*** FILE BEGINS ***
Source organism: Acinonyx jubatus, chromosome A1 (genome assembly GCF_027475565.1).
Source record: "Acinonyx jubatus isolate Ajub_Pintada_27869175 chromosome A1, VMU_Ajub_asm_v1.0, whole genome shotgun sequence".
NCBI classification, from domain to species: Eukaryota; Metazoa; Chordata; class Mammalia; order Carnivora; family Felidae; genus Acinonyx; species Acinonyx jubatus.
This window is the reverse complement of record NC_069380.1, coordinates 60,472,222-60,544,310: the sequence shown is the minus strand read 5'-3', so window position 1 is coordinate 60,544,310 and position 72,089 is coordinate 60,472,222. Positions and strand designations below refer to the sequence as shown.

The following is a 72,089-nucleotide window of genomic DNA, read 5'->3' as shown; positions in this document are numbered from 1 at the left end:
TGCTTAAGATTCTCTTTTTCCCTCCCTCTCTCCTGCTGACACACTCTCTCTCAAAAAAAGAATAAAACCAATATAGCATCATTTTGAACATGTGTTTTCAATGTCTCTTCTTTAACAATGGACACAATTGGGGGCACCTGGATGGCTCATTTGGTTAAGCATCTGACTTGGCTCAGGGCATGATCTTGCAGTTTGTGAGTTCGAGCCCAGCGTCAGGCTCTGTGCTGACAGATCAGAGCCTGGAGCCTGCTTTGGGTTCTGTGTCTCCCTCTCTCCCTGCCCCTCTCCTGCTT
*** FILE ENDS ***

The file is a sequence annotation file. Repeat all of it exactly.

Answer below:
Source organism: Acinonyx jubatus, chromosome A1 (genome assembly GCF_027475565.1).
Source record: "Acinonyx jubatus isolate Ajub_Pintada_27869175 chromosome A1, VMU_Ajub_asm_v1.0, whole genome shotgun sequence".
NCBI classification, from domain to species: Eukaryota; Metazoa; Chordata; class Mammalia; order Carnivora; family Felidae; genus Acinonyx; species Acinonyx jubatus.
This window is the reverse complement of record NC_069380.1, coordinates 60,472,222-60,544,310: the sequence shown is the minus strand read 5'-3', so window position 1 is coordinate 60,544,310 and position 72,089 is coordinate 60,472,222. Positions and strand designations below refer to the sequence as shown.

The following is a 72,089-nucleotide window of genomic DNA, read 5'->3' as shown; positions in this document are numbered from 1 at the left end:
TGCTTAAGATTCTCTTTTTCCCTCCCTCTCTCCTGCTGACACACTCTCTCTCAAAAAAAGAATAAAACCAATATAGCATCATTTTGAACATGTGTTTTCAATGTCTCTTCTTTAACAATGGACACAATTGGGGGCACCTGGATGGCTCATTTGGTTAAGCATCTGACTTGGCTCAGGGCATGATCTTGCAGTTTGTGAGTTCGAGCCCAGCGTCAGGCTCTGTGCTGACAGATCAGAGCCTGGAGCCTGCTTTGGGTTCTGTGTCTCCCTCTCTCCCTGCCCCTCTCCTGCTT